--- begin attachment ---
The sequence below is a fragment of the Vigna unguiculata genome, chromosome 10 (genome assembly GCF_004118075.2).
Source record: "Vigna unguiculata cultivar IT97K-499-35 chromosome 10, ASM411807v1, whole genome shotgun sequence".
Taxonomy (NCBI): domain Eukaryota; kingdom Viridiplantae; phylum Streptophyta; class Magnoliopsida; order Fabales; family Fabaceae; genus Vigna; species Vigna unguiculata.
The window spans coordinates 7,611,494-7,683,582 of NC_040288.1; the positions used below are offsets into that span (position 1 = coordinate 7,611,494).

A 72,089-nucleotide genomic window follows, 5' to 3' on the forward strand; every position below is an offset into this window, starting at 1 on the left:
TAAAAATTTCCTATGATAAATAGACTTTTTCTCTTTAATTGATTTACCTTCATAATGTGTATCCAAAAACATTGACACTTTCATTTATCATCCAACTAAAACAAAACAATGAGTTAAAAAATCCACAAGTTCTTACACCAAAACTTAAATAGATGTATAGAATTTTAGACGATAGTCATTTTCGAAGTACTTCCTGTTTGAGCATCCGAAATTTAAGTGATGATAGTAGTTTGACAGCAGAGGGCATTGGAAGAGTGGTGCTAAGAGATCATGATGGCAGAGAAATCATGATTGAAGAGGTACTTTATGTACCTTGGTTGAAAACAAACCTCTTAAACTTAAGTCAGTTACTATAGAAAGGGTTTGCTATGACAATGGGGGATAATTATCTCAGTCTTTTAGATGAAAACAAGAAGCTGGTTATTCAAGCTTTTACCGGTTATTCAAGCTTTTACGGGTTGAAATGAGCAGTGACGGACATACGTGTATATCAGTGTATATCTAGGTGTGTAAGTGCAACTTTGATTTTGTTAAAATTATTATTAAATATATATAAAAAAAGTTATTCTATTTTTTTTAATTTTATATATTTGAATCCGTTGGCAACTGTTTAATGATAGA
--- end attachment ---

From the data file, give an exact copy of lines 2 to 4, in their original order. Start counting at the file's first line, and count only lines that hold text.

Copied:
Source record: "Vigna unguiculata cultivar IT97K-499-35 chromosome 10, ASM411807v1, whole genome shotgun sequence".
Taxonomy (NCBI): domain Eukaryota; kingdom Viridiplantae; phylum Streptophyta; class Magnoliopsida; order Fabales; family Fabaceae; genus Vigna; species Vigna unguiculata.
The window spans coordinates 7,611,494-7,683,582 of NC_040288.1; the positions used below are offsets into that span (position 1 = coordinate 7,611,494).